Could new CVD prevention guidelines for women cause overtreatment?

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The Society for Heart Attack Prevention and Eradication (SHAPE) has issued a letter to Circulation and the New England Journal of Medicine expressing concern about the 2011 update to the American Heart Association's guideline for the prevention of cardiovascular disease (CVD) in women.

By arbitrarily lowering and deflating the cutoff point for the high-risk category from 20 percent to 10 percent and continuing to rely solely on traditional risk factors to measure an individual's risk, the new guideline could result in massive overtreatment and undue "high risk" labeling of many otherwise healthy women, according to the nonprofit organization.

"The primary reason our existing national CVD prevention guidelines do not work in women is not because the guidelines have a high threshold, but because they are based on less than precise measures of the disease," said Prediman K. Shah, MD, chairman of the SHAPE scientific board and director of the division of cardiology at Cedars-Sinai Heart Institute and Medical Center in Los Angeles.

"Measuring traditional risk factors alone is not enough to characterize atherothrombotic risk, especially in intermediate risk cohorts. Such patients could benefit from a more individualized risk assessment when measures of subclinical atherosclerosis are included in the risk prediction strategy," he said.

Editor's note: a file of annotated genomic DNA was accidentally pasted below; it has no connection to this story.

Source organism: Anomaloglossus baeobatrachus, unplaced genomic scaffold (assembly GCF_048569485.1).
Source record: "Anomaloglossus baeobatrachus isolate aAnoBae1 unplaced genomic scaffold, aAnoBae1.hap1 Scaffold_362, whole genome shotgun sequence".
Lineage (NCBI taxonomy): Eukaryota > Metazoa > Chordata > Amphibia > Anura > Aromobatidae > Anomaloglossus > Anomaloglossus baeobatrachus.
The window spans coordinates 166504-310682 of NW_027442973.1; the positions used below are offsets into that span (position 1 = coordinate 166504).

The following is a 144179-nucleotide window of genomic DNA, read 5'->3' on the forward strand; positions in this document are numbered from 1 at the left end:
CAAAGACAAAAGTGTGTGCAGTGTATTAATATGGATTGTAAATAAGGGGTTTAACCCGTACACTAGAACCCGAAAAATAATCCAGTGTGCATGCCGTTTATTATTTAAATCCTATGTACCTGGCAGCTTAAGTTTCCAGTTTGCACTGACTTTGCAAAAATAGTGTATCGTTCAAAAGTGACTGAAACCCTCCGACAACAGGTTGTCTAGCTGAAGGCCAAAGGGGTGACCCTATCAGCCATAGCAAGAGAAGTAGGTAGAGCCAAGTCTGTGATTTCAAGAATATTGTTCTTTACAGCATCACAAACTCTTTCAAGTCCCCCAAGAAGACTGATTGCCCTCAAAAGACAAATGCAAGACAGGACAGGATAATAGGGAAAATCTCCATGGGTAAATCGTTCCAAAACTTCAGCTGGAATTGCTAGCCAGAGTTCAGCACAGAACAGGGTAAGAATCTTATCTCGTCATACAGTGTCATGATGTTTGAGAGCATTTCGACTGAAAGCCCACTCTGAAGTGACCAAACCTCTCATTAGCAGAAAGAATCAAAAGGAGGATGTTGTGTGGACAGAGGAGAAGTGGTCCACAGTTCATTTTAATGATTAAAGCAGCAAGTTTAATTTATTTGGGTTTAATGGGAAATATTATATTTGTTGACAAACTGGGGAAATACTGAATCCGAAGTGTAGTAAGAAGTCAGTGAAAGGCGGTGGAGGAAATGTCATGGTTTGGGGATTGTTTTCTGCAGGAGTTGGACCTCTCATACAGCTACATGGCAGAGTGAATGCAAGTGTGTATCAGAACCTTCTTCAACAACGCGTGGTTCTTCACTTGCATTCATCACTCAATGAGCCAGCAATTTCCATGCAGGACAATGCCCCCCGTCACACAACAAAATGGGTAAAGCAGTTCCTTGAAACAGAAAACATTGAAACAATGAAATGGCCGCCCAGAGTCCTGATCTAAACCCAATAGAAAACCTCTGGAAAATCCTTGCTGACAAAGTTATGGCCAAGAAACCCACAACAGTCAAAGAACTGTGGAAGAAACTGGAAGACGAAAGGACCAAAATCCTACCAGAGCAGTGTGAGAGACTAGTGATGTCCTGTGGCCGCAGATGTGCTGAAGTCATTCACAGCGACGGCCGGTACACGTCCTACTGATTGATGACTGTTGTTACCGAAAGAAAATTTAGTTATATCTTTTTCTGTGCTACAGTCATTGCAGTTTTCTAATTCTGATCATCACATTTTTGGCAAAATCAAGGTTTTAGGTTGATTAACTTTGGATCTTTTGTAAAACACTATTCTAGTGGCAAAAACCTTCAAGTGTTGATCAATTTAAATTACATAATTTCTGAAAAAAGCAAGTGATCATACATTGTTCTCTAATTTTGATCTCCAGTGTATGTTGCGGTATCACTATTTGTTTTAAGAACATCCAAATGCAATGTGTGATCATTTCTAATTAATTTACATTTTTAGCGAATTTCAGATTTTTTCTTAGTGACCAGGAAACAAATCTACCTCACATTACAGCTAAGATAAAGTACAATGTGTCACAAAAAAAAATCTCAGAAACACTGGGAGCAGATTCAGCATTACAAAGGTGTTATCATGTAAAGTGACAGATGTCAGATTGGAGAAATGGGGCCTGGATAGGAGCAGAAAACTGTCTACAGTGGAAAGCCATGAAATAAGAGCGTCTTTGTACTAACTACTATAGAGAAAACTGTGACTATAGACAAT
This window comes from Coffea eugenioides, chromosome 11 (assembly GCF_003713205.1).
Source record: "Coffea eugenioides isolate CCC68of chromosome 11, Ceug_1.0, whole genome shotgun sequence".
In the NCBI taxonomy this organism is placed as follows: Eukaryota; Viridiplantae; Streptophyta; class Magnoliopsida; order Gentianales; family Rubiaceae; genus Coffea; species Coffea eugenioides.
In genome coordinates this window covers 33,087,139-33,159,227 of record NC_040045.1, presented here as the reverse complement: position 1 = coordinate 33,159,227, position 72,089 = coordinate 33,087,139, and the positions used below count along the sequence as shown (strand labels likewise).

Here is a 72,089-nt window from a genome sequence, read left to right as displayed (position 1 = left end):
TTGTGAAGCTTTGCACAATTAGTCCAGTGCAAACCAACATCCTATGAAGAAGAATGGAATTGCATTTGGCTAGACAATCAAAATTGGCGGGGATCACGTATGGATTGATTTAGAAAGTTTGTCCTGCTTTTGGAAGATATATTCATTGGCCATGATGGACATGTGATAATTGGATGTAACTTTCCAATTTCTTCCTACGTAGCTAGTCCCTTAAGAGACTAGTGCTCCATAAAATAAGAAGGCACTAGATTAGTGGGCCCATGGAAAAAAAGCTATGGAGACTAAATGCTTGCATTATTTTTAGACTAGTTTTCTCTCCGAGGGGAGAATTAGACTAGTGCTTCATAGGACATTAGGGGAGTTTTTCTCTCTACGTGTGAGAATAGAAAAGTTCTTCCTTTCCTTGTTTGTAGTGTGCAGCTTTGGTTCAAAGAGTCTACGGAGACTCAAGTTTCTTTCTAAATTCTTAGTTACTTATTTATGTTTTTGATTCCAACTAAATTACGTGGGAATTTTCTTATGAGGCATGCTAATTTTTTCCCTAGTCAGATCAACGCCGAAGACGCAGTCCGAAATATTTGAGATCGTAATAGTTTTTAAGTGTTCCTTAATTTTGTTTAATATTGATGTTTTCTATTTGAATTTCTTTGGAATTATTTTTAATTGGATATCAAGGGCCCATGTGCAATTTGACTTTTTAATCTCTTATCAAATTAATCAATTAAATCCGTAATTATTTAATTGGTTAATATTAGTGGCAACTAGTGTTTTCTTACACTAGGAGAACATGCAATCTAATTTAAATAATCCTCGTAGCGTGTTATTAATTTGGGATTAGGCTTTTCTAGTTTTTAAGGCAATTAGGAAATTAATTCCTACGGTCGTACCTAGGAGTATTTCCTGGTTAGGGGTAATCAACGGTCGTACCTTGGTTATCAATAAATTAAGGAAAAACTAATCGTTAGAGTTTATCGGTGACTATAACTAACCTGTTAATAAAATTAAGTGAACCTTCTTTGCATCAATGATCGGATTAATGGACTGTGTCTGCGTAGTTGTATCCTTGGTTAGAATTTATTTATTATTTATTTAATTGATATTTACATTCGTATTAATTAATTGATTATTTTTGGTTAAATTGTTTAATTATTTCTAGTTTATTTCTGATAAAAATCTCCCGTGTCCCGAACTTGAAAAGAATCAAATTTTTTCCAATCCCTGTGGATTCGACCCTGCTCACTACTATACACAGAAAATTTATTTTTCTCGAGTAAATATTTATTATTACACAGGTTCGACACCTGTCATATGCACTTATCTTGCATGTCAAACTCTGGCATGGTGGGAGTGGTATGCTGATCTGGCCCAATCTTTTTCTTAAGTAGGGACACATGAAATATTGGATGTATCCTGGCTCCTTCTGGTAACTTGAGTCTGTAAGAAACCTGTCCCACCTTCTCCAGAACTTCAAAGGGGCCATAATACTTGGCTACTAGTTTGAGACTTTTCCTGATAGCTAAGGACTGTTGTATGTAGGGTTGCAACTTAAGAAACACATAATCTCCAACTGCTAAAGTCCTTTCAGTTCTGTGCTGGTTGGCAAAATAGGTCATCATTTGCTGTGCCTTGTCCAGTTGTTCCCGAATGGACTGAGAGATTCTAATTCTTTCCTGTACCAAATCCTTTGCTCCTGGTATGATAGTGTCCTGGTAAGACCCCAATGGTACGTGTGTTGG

The SHAPE task force recommends physicians use either coronary artery calcification (CAC) scoring by a CT scan or carotid intima-media thickness (CIMT) and plaque scanning by ultrasound. By implementing screening for asymptomatic atherosclerosis in women aged 55 and older who have a Framingham risk score of 6 percent or greater, physicians can improve their risk assessment and take appropriate preventive measures, according to the task force.

Existing guidelines inexplicably hesitate to exploit the full benefit of testing for subclinical atherosclerosis in the primary prevention of CVD.

"To prevent massive overtreatment and undue 'high risk' labeling of healthy women, SHAPE is urging the new AHA guideline be amended to incorporate the responsible use of scientifically proven noninvasive tests for subclinical atherosclerosis," said Erling Falk, MD, PhD, chief of the SHAPE Task Force II editorial committee and a professor of cardiovascular pathology at Aarhus University Hospital in Denmark.